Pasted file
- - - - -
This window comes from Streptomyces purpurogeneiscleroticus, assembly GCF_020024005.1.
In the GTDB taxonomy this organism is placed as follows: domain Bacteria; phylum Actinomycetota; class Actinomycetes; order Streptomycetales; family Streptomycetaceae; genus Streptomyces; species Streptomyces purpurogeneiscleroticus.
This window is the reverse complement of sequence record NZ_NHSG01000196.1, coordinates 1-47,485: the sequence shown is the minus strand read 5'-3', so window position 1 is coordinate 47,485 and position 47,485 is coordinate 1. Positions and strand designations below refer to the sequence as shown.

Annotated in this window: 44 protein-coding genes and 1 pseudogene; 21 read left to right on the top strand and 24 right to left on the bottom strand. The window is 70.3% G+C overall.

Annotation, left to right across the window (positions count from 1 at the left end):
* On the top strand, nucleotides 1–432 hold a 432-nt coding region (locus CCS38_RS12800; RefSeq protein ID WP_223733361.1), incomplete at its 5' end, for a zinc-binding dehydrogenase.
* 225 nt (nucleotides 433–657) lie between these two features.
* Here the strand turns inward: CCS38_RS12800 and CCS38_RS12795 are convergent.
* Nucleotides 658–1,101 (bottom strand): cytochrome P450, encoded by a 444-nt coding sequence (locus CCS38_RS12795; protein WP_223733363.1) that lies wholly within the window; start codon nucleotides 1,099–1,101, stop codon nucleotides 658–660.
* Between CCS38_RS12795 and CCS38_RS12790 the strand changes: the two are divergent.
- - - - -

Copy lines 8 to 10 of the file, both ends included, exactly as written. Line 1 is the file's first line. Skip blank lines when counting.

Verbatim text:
* Here the strand turns inward: CCS38_RS12800 and CCS38_RS12795 are convergent.
* Nucleotides 658–1,101 (bottom strand): cytochrome P450, encoded by a 444-nt coding sequence (locus CCS38_RS12795; protein WP_223733363.1) that lies wholly within the window; start codon nucleotides 1,099–1,101, stop codon nucleotides 658–660.
* Between CCS38_RS12795 and CCS38_RS12790 the strand changes: the two are divergent.